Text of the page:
The village now says the ordinance will likely be overturned and authorities will more vigorously enforce existing leash laws.
Lower oil prices also might slow the growth of oil production in parts of the U.S., Canada and elsewhere because it will no longer be so profitable.
Bill Cassidy cast an early ballot Tuesday, seeking to draw renewed attention to a race that has fallen off newspaper front pages and away from people's minds as they plan holiday meals and shopping schedules.
A Lafayette woman faces up to 20 years in prison for running up more than $1 million in unauthorized charges to her company credit card.
Signs that our state’s banking industry is undergoing a downsizing in 2014 were further confirmed today with the FDIC’s latest figures showing a third straight quarter in which Louisiana lost more banks and earned less money.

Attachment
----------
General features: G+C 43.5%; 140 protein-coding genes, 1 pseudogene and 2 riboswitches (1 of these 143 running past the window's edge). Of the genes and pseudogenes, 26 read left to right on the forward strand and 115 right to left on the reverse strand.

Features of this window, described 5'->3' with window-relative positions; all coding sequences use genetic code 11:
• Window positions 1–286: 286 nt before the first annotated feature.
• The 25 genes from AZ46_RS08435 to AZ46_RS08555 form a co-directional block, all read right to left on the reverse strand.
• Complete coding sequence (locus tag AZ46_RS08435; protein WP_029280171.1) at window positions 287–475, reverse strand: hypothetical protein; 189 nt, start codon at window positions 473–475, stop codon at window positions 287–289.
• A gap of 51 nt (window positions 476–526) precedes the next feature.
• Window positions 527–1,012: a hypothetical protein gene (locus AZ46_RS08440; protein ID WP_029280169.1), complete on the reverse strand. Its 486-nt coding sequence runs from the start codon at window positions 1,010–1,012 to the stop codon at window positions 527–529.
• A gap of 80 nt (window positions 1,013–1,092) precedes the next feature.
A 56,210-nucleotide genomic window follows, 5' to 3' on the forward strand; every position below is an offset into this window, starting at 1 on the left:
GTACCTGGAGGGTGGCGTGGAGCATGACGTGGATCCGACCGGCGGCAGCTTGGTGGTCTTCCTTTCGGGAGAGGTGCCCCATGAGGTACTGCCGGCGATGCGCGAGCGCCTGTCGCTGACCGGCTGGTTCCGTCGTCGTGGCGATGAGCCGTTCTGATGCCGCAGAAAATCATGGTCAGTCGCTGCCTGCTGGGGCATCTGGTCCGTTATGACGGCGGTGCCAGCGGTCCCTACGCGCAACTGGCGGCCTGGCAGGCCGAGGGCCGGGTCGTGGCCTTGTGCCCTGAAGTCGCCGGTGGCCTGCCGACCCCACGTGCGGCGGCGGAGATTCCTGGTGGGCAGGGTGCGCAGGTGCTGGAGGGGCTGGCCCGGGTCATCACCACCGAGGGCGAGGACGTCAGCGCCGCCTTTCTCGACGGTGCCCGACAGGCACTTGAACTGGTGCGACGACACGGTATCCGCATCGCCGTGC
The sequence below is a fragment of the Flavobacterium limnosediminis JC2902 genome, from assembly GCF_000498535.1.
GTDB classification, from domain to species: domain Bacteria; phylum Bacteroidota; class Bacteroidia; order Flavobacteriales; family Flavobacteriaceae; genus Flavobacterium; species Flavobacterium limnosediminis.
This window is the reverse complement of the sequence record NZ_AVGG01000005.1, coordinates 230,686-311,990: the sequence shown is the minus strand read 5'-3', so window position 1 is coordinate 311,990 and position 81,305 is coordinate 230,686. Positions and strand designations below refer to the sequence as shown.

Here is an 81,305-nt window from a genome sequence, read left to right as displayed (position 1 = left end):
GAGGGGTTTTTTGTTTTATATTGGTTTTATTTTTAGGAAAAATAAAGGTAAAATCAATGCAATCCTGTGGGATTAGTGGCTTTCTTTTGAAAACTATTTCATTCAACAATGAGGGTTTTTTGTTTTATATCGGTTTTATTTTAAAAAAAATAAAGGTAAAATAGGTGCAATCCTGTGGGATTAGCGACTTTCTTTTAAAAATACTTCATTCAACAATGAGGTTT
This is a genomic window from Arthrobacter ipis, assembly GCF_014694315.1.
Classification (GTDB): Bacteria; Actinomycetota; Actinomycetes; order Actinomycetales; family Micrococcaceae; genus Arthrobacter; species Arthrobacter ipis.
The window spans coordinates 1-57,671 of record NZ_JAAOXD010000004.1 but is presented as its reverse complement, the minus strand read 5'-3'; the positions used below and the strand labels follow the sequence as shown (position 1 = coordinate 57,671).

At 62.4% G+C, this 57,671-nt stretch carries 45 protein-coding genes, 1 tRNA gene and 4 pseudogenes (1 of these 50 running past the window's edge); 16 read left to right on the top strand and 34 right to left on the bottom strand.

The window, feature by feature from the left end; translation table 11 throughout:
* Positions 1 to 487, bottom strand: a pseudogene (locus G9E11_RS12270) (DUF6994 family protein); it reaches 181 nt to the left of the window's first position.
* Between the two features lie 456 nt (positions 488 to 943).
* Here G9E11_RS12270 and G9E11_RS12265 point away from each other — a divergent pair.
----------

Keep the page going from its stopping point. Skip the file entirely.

Acadiana's nightlife guide.
State police say a 47-year-old Lafayette man, who collected more than $83,000 in disability benefits, is accused of operating two businesses out of his home at a time when he claimed he had no income.
Battered all night by Baltimore's relentless pass rush, Drew Brees could feel his protection collapsing and Terrell Suggs getting ahold of him as he urgently unloaded a pass to the right flat toward tight end Jimmy Graham.
After a convincing defeat at the polls on Nov. 4, Earl “Nickey” Picard has decided to let bygones be bygones with his former right-hand man Brian Pope, announcing his support for his former employee’s runoff bid to become Lafayette’s next city marshal.
Saturday the athletic department did everything possible to ensure the 2014 Ragin’ Cajun seniors remembered fondly their last home game. Rain and lightning never arrived but turbulence did in the form of the Appalachian State Mountaineers.